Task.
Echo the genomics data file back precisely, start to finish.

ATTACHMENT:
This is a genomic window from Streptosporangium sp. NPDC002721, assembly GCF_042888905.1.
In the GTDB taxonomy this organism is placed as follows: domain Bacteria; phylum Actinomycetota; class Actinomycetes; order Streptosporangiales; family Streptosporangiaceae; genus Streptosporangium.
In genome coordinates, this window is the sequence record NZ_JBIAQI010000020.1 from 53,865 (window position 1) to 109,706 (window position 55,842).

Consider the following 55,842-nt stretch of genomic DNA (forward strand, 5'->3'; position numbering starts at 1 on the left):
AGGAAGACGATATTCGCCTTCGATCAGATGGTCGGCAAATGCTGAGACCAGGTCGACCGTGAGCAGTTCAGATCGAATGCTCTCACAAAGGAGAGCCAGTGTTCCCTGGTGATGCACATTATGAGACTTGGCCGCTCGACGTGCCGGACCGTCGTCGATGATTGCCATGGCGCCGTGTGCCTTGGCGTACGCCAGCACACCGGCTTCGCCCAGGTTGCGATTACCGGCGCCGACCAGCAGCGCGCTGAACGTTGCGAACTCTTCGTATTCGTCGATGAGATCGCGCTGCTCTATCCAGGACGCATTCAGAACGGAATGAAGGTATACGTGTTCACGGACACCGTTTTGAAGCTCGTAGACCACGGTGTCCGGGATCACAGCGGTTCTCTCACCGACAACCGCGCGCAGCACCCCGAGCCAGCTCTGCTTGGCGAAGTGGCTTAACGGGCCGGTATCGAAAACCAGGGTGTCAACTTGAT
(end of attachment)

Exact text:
This is a genomic window from Streptosporangium sp. NPDC002721, assembly GCF_042888905.1.
In the GTDB taxonomy this organism is placed as follows: domain Bacteria; phylum Actinomycetota; class Actinomycetes; order Streptosporangiales; family Streptosporangiaceae; genus Streptosporangium.
In genome coordinates, this window is the sequence record NZ_JBIAQI010000020.1 from 53,865 (window position 1) to 109,706 (window position 55,842).

Consider the following 55,842-nt stretch of genomic DNA (forward strand, 5'->3'; position numbering starts at 1 on the left):
AGGAAGACGATATTCGCCTTCGATCAGATGGTCGGCAAATGCTGAGACCAGGTCGACCGTGAGCAGTTCAGATCGAATGCTCTCACAAAGGAGAGCCAGTGTTCCCTGGTGATGCACATTATGAGACTTGGCCGCTCGACGTGCCGGACCGTCGTCGATGATTGCCATGGCGCCGTGTGCCTTGGCGTACGCCAGCACACCGGCTTCGCCCAGGTTGCGATTACCGGCGCCGACCAGCAGCGCGCTGAACGTTGCGAACTCTTCGTATTCGTCGATGAGATCGCGCTGCTCTATCCAGGACGCATTCAGAACGGAATGAAGGTATACGTGTTCACGGACACCGTTTTGAAGCTCGTAGACCACGGTGTCCGGGATCACAGCGGTTCTCTCACCGACAACCGCGCGCAGCACCCCGAGCCAGCTCTGCTTGGCGAAGTGGCTTAACGGGCCGGTATCGAAAACCAGGGTGTCAACTTGAT